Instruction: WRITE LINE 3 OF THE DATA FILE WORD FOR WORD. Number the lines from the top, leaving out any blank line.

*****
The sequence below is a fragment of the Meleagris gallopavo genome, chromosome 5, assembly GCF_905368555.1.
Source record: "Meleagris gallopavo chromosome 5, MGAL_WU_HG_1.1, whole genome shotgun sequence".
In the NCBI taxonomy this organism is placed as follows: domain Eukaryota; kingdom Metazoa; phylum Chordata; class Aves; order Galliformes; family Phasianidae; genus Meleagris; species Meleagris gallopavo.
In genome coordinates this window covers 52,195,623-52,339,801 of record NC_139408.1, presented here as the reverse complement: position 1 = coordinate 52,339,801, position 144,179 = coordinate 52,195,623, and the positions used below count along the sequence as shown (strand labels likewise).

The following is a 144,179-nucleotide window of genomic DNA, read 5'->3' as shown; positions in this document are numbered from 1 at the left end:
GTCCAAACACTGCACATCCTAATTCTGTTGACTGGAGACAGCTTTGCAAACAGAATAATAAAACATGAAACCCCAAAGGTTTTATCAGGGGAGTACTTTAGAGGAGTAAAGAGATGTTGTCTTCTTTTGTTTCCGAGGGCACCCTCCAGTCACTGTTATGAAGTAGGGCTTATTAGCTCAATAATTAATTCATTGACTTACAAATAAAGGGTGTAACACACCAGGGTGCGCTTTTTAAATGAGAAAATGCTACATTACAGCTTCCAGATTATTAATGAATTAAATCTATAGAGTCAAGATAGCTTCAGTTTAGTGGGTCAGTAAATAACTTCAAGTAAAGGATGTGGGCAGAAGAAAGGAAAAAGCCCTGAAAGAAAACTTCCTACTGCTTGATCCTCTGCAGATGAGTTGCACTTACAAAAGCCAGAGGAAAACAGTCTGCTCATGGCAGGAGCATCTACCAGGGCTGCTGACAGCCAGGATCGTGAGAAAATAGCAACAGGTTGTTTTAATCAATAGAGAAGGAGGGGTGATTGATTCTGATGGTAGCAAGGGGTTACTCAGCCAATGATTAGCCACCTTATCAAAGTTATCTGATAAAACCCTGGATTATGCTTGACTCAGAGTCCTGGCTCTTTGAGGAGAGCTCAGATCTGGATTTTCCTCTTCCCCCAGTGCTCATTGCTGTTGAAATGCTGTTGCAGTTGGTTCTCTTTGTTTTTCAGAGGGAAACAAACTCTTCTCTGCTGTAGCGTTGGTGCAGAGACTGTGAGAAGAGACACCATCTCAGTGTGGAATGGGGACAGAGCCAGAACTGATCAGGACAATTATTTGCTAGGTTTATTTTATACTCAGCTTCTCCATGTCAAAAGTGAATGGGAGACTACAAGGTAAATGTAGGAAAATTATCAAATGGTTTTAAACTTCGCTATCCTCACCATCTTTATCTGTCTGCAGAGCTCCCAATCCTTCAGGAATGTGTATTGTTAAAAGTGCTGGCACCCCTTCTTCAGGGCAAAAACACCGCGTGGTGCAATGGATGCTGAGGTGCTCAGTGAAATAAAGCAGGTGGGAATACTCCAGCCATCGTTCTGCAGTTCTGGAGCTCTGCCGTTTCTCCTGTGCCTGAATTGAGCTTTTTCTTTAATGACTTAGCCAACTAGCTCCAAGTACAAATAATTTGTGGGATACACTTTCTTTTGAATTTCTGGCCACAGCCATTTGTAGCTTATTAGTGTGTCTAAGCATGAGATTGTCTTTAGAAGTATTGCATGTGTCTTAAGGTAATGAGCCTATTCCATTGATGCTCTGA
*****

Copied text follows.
In the NCBI taxonomy this organism is placed as follows: domain Eukaryota; kingdom Metazoa; phylum Chordata; class Aves; order Galliformes; family Phasianidae; genus Meleagris; species Meleagris gallopavo.